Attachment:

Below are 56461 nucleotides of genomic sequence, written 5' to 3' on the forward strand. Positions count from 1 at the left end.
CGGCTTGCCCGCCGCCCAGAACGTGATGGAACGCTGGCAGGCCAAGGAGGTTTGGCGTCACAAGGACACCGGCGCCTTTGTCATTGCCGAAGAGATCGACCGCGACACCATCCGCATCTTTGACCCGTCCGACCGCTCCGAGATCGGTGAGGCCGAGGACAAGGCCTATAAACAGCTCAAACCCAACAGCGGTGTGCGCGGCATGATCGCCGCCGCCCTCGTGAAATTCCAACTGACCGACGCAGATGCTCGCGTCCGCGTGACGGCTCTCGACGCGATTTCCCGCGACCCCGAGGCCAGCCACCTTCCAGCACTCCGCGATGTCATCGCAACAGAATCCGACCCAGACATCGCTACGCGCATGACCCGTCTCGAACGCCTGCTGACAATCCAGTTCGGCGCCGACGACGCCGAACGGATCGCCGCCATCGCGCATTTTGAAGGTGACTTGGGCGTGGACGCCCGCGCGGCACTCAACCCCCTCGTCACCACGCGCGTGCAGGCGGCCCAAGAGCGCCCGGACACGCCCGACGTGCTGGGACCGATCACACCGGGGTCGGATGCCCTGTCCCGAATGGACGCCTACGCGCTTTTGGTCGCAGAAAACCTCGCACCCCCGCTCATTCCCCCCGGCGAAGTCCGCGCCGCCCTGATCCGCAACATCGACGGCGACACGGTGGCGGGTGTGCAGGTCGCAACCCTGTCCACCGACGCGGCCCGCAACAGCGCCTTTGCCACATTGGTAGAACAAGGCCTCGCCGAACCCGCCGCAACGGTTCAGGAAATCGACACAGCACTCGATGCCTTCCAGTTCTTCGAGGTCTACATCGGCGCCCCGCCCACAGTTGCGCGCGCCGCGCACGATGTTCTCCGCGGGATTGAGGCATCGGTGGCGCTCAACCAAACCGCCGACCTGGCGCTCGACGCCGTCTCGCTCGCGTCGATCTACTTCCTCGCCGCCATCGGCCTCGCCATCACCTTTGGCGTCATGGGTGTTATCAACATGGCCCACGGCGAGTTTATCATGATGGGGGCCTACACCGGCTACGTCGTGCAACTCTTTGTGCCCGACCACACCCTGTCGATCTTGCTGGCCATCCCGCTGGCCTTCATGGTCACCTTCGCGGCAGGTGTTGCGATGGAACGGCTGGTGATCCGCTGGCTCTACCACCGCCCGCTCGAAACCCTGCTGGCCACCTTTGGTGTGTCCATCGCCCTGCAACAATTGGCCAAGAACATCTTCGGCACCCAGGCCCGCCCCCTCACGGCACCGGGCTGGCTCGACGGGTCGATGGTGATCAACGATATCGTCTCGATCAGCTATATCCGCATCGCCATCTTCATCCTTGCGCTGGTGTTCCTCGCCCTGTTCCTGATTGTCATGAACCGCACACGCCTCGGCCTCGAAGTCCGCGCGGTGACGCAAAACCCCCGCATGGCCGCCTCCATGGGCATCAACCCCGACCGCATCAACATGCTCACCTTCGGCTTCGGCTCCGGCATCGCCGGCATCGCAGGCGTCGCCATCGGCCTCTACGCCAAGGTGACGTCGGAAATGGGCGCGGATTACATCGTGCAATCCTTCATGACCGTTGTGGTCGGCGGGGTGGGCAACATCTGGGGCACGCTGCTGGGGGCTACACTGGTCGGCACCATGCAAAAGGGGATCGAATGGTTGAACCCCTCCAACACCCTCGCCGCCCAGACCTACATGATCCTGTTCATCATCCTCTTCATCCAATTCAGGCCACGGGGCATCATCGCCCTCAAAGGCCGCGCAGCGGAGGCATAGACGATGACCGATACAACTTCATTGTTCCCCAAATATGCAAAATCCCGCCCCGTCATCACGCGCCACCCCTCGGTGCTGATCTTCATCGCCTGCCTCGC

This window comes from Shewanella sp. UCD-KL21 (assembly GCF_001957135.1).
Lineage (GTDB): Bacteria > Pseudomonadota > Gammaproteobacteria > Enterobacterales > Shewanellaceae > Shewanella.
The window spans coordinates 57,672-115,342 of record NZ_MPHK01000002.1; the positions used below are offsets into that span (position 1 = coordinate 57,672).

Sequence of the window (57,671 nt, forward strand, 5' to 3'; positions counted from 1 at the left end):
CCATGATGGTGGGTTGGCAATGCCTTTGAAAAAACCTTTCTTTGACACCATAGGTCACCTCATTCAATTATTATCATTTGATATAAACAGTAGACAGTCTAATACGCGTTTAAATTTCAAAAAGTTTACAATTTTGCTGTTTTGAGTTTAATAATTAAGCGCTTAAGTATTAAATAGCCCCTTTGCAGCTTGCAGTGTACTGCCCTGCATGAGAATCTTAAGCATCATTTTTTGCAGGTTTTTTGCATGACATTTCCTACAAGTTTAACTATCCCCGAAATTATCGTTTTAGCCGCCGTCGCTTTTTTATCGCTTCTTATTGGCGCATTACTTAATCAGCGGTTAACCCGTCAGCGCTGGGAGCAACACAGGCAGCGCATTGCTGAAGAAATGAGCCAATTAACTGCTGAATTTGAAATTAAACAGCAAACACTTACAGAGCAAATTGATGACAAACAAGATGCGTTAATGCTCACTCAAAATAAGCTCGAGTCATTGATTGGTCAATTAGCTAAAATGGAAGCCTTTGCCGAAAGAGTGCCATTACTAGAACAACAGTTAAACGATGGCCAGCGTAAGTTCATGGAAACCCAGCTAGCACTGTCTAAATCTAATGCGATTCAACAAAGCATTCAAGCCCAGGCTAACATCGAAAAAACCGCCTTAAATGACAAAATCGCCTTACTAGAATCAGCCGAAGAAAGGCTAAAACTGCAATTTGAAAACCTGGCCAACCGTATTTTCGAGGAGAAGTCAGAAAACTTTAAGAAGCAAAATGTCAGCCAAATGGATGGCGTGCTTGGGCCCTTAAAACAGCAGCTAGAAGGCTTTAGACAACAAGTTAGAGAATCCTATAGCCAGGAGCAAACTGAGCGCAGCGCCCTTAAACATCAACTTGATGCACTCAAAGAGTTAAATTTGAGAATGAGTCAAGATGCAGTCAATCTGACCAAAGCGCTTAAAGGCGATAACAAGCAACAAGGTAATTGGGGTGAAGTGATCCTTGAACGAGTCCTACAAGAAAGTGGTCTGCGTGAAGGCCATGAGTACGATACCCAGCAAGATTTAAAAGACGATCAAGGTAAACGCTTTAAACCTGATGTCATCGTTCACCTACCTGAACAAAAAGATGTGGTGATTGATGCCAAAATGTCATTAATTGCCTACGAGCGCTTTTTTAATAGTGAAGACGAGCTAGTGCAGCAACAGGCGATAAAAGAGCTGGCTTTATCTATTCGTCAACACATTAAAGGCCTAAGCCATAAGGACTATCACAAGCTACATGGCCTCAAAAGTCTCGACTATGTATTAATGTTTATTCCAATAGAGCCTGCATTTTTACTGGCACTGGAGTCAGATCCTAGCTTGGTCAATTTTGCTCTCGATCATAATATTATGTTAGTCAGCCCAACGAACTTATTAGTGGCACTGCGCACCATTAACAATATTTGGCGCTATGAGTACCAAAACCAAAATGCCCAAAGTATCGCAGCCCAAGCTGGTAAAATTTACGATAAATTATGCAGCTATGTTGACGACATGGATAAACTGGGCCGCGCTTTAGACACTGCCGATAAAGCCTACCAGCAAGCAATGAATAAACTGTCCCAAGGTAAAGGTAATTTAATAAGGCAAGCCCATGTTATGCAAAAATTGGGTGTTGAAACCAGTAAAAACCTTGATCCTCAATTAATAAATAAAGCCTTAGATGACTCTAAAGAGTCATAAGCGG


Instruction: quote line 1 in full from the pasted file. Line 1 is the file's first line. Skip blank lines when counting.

Below are 56461 nucleotides of genomic sequence, written 5' to 3' on the forward strand. Positions count from 1 at the left end.